In a RISD-MIT collaboration, Industrial Design seniors Lily Fan 16 ID and Lillian Krieger 16 ID created a musical therapy system for children living with cerebral palsy.
The Tune Pals app lets parents and caregivers of children with cerebral palsy share and play the child's favorite sounds on a trio of brightly-colored, durable speaker "pals."
Graduating senior Lily Fan 16 ID (bottom photo, front row left) says that user experience design encourages her to empathize with the people she hopes will engage with her work. “You have to try to understand their psychology,” notes the Industrial Design major. In collaboration with classmates from RISD as well as students from MIT, Fan developed Tune Pals, a musical therapy tool designed to help children living with cerebral palsy.
Fan and fellow ID senior Lillian Krieger 16 ID (bottom photo, standing behind Fan) were two of the roughly 20 RISD students who participated in this spring’s Product Design and Development course at MIT. Responding to a product pitch by Caryn Glazer, a physical therapist and teacher at Brookline [MA] High School, the two designers and six MIT students built bright, Weeble-like “pals” that receive and play back sounds recorded with a Tune Pals app and are then shared with a child’s parents, teachers and other caregivers.
In their research, the team visited three different institutions that serve people with cerebral palsy. They were encouraged by the many professionals who told them that a product like Tune Pals has “huge potential” as an enjoyable and safe way to encourage movement in kids living with CP. The positive feedback was welcomed by Fan, who has devoted her years at RISD to honing her design skills for the good of others.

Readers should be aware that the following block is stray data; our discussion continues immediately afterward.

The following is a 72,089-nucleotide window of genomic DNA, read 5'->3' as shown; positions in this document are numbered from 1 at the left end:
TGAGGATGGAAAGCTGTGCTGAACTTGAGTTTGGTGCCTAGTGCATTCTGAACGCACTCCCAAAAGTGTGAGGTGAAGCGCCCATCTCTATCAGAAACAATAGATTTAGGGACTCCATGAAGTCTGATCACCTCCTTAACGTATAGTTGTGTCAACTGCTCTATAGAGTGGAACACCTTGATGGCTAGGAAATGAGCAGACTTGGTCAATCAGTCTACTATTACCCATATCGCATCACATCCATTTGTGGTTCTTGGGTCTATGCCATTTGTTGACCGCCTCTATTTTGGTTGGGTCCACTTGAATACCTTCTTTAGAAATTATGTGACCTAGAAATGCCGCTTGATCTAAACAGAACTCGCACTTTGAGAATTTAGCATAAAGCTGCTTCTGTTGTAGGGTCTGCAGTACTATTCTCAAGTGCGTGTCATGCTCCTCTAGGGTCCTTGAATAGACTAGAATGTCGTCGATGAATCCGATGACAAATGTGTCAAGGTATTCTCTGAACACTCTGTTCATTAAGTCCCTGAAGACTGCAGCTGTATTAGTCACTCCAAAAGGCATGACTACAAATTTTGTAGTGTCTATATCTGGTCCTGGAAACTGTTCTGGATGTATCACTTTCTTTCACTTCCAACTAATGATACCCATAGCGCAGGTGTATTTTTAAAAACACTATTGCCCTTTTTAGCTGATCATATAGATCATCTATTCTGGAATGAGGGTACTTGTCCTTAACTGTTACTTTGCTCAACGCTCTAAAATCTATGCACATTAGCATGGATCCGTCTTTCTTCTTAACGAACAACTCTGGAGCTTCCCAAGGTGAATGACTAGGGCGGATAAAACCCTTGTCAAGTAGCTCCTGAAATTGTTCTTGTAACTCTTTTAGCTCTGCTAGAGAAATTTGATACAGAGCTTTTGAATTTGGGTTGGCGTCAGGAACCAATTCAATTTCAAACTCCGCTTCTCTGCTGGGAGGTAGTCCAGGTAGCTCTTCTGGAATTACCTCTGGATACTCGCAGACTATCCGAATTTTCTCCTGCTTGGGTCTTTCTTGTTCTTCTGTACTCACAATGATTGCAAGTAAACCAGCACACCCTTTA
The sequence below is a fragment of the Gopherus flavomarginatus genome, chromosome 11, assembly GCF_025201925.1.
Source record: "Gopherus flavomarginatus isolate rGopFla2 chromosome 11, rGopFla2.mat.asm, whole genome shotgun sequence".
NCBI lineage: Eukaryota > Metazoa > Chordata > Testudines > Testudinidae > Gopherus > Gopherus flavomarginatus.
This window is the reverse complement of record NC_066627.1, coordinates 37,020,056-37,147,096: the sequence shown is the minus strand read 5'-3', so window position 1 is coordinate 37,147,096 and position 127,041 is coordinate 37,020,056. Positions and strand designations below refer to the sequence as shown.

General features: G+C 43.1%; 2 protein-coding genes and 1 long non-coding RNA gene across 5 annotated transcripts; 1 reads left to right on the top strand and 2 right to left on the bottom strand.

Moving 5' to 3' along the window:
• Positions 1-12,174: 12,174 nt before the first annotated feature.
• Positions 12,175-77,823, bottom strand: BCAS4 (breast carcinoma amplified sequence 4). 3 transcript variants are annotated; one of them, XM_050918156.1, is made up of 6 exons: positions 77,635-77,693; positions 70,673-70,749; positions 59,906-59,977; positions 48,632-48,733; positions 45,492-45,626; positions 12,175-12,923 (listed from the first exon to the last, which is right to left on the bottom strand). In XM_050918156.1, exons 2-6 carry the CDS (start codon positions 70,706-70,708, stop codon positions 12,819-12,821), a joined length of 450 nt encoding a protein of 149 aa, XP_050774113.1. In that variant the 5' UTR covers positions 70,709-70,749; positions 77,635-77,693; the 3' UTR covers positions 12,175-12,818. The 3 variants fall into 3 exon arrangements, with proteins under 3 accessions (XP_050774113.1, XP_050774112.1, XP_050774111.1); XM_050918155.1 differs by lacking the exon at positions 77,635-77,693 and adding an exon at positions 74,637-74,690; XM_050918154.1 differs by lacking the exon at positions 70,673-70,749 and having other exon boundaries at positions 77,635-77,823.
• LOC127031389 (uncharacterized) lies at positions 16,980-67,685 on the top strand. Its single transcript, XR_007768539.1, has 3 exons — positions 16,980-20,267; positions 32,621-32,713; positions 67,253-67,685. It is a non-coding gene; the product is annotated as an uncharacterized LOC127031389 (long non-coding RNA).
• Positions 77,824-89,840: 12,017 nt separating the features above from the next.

Through long-term partnerships with MIT’s Sloan School of Management and Babson College, RISD students investigating product development have an opportunity to work closely with their business school counterparts– students majoring in marketing, manufacturing, engineering design, management and other disciplines.
Faculty and students in Industrial Design earn awards for innovative concepts at a recent healthcare design competition.
Two teams of RISD-educated entrepreneurs will refine their products this summer as part of Boston’s MassChallenge Accelerator program.
Students collaborate with members of a local retirement community in designing solutions to social issues associated with aging.
In late May students in an interdisciplinary studio that caps RISD’s two-part collaboration with LEGO Education presented final projects to an international group of designers and educators.